Academic journal article Harvard Law Review

Original Meaning and Its Limits

Academic journal article Harvard Law Review

Original Meaning and Its Limits

Article excerpt

Justice Scalia has prominently defended a version of originalism that demands adherence to the Constitution's original meaning and, moreover, construes the original meaning of value-laden language, such as "unreasonable" and "cruel," by reference to the applications it was commonly thought to have at the time of ratification. (1) This form of originalism is distinct from versions that place their weight on the original intent or expectations of a clause's authors or ratifiers rather than on the common meaning of the enacted text, (2) and seems to promise an escape from the objection encapsulated in Justice Scalia's remark that "[m]en may intend what they will; but it is only the laws that they enact which bind us." (3)

Although Justice Scalia advances a number of arguments in favor of his preferred method of interpretation, one argument is of primary importance. (4) This "basic argument" maintains that because the Constitution is a text, it should be interpreted according to its original meaning. It therefore should be interpreted to apply as it would generally have been understood to when it was ratified.

As critics of originalism have pointed out, there is a gap in the basic argument. It takes its first step on seemingly solid ground, (5) with the premise that Justice Brewer articulated as follows: "The Constitution is a written instrument. As such its meaning does not alter. That which it meant when adopted it means now." (6) But the inference from this initial premise to Justice Scalia's conclusion--that the Constitution should be interpreted to have the same applications it would have been given when ratified--is valid only if an additional premise is taken for granted: namely, that the original meaning of the Constitution's text is coextensive with these original applications. (7) This additional premise is dubious.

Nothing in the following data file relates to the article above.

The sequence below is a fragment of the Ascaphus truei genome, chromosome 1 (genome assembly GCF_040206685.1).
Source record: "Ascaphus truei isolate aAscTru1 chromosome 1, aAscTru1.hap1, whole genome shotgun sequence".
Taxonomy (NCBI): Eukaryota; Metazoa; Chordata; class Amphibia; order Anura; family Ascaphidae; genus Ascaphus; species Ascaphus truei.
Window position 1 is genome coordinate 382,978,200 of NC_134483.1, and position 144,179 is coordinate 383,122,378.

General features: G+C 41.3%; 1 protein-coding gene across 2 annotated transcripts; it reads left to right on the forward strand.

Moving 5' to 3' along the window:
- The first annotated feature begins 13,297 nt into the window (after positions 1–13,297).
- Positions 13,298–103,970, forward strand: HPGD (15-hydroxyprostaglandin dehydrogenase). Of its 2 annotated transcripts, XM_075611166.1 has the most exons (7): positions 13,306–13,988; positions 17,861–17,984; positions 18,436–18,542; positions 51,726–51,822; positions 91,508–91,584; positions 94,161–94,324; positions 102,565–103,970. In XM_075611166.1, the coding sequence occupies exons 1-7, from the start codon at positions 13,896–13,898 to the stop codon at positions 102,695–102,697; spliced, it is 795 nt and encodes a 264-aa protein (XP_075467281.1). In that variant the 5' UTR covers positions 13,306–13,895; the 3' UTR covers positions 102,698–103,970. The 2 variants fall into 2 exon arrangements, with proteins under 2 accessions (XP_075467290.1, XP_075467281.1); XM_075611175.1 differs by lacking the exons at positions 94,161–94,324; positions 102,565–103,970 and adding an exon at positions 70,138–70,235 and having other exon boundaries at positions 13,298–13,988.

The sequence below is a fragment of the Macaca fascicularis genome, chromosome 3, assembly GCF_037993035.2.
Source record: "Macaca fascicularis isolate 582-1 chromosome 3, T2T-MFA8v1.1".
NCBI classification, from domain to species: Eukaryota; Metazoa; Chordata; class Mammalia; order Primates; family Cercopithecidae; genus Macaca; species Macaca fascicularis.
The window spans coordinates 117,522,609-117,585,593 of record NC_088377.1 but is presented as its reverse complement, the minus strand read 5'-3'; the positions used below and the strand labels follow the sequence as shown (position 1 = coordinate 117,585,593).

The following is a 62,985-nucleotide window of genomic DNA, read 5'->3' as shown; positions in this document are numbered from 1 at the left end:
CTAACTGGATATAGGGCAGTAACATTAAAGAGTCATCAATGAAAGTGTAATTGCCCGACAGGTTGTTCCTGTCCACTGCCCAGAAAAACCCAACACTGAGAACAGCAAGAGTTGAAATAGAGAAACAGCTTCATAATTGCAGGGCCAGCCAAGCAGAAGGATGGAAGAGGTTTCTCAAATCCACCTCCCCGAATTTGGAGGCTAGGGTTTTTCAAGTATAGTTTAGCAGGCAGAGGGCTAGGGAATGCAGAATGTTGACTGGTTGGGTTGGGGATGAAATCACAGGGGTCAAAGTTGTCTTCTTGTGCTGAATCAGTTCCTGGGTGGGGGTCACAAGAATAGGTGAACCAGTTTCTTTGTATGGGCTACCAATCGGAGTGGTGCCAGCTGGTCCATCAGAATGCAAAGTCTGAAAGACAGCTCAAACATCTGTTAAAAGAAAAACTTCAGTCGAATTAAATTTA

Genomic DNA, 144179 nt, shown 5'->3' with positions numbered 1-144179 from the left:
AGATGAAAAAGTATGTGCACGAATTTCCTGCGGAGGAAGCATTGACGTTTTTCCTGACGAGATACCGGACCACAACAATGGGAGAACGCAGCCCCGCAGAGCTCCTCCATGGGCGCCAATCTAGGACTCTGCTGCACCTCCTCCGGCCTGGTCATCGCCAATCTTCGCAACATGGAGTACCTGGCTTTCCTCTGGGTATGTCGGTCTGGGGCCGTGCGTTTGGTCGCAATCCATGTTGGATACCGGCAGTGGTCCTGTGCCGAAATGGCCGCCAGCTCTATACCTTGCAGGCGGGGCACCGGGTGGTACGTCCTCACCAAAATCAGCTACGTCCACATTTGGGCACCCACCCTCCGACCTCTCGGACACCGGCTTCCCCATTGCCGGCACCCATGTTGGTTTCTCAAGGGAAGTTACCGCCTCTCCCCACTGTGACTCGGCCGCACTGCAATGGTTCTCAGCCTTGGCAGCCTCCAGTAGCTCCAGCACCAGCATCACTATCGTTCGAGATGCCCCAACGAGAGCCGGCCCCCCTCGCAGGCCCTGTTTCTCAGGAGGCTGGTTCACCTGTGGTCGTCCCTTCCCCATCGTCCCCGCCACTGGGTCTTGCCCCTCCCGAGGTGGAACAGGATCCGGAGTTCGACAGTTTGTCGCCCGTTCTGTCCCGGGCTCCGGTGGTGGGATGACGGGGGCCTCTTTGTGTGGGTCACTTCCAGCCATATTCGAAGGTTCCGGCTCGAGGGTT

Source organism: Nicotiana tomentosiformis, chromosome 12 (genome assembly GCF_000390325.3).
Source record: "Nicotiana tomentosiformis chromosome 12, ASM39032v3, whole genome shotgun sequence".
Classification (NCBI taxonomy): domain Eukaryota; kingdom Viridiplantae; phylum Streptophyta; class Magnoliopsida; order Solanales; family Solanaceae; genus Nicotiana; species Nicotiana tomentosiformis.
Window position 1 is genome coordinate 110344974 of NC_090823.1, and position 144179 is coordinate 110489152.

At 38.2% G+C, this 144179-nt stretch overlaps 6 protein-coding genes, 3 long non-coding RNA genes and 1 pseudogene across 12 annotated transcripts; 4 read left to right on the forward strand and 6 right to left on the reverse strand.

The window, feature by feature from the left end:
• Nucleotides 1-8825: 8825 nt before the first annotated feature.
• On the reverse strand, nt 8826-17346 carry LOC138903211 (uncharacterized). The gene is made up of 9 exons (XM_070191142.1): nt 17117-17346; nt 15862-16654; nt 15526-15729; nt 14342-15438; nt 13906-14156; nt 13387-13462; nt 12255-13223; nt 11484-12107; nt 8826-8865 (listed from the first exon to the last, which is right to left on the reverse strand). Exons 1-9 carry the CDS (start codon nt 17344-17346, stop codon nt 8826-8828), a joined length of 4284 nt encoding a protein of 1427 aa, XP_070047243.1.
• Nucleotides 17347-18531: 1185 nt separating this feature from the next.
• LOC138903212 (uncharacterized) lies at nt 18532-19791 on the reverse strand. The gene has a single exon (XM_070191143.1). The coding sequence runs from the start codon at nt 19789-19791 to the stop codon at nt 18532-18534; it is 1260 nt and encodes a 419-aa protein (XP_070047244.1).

Yet orginalism's critics may themselves fail to subject the notion of original meaning to sufficiently careful scrutiny. Typically, after pointing out that originalists have conflated the meanings of words with their applications, critics conclude either that judges interpreting the Constitution's value-laden clauses should apply them according to the best contemporary understanding of, for example, which punishments are cruel, or that the use of value-laden terminology in the Constitution licenses judges to apply their own moral views to the cases that come before them. Without undertaking a careful inquiry into the nature of original meaning, however, it is unclear whether the methods of interpretation advocated by originalism's critics are true to the Constitution's meaning.

This Note attempts to undertake the needed inquiry into the original meaning of the Constitution's value-laden language. Ultimately, it proposes that if the framers and ratifiers shared an understanding that they were using value-laden language to prescribe or proscribe certain practices, then, in an important sense, the Constitution's original meaning requires or prohibits these practices. This kind of original meaning cannot, however, define the outer reaches of the Constitution's value-laden clauses; it is necessarily more limited. If prescriptions or proscriptions of specific practices are part of the Constitution's original meaning, then they might be treated as binding precedents comparable to judicial precedents, serving as foundations for subsequent development of constitutional doctrine. This Note will suggest intuitively plausible reasons for treating this kind of original meaning as binding. Its primary aim, however, is not to mount a theoretically exhaustive normative defense of a favored method of constitutional interpretation, but rather to contribute clearer thinking about original meaning to the ongoing normative debate.

Part I lays out the "basic argument," focusing on the exemplar in Justice Scalia's defense of originalism. It then examines objections to this argument. …

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